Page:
texting while driving

How did you celebrate Distracted Driving Month in April? Did you install an app that disables your cell phone while your car is in motion? Did you put your phone on silent or toss it in the back seat to avoid temptation?

These suggestions are from the National Safety Council, which is dead serious about spreading the grim facts on distracted driving with its #CallsKill campaign. While many of us would not think of getting behind the wheel of a car while inebriated, Centers for Disease Control and Prevention statistics indicate that “Each day in the United States, more than nine people are killed and more than 1,153 people are injured in crashes that are reported to involve a distracted driver.”

What Defines Distracted Driving?

According to the CDC, performing any activity that:

  • takes your eyes off the road (visual),
  • takes your hands off the wheel (manual), or
  • takes your mind off of driving (cognitive)

constitutes as distracted driving.

Texting Is a Triple Threat

Because text messaging requires visual, manual and cognitive attention, it is the most dangerous form of distraction while driving. According to the U.S. Department of Transportation’s Distraction website, taking your eyes off the road for just the five seconds required to send a text message while traveling at 55 mph is the equivalent of covering the length of a football field blindfolded!

Cell Phone Calls Kill

The National Safety Council estimates that people talking on cell phones while driving are involved in 21 percent of the car crashes in the United States and one out of every three of us admits to doing it regularly! Despite the myth, hands-free phones are not a solution. The danger lies not in what you are doing with your hands, but in what you are doing with your brain.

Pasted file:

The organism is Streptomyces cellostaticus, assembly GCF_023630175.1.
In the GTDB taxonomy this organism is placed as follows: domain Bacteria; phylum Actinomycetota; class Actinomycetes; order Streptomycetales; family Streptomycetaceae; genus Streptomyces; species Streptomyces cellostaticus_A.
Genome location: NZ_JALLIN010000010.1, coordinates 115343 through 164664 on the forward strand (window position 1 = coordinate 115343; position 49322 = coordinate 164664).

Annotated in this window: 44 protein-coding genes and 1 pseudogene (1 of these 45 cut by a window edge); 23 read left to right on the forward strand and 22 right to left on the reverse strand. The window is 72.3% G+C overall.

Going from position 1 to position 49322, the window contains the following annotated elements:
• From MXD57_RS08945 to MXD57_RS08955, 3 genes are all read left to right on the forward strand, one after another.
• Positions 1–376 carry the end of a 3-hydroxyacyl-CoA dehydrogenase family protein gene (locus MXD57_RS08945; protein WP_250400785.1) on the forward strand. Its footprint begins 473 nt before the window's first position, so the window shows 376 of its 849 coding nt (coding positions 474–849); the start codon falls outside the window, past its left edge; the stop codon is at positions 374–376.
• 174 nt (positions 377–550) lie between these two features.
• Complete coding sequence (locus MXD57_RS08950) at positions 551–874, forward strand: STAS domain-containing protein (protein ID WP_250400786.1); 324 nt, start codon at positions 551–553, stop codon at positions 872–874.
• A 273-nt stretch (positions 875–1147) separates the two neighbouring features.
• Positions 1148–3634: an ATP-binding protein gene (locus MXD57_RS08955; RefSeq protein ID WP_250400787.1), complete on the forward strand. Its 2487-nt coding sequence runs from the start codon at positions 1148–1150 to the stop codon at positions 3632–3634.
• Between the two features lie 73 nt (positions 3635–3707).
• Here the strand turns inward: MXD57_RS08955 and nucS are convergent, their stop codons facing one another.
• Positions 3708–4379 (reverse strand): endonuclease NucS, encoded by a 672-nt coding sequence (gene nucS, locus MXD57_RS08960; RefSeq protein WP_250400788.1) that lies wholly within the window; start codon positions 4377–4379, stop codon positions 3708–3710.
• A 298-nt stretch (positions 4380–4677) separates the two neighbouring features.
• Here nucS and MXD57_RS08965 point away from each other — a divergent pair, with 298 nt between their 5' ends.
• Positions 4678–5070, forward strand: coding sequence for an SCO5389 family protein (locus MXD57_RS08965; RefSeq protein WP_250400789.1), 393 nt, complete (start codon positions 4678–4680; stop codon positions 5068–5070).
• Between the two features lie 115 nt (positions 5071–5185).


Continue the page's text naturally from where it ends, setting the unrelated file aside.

The parietal lobe of the brain processes the movement of visual images. This function decreases by 37 percent when listening to language. Drivers listening to speech on a handheld or hands-free phone can miss up to 50 percent of the pedestrians, animals, red lights and other vehicles in their environment due to “inattention blindness.”

According to Distraction.gov, “10 percent of drivers under the age of 20 involved in fatal crashes were reported as distracted at the time of the crash. This age group has the largest proportion of drivers who were distracted.”

Absence of Data Is Not Proof of Safety

A University of Utah study showed that drivers using cell phones reacted more slowly than those with a .08 blood alcohol level. But unlike quantifiable methods for assessing blood alcohol levels at the scene of an automobile accident, there is no direct method of proof that a driver talking on a cell phone was the cause of an accident. This makes researchers believe that the statistics are extremely low because distracted driving is hard to prove without eyewitnesses or self-reported confessions.

If you’ve been injured as result of another’s negligence and need a team of compassionate and experienced law professionals on your side, please contact Campbell & Associates, so we can help.

Image Source: Wikimedia Commons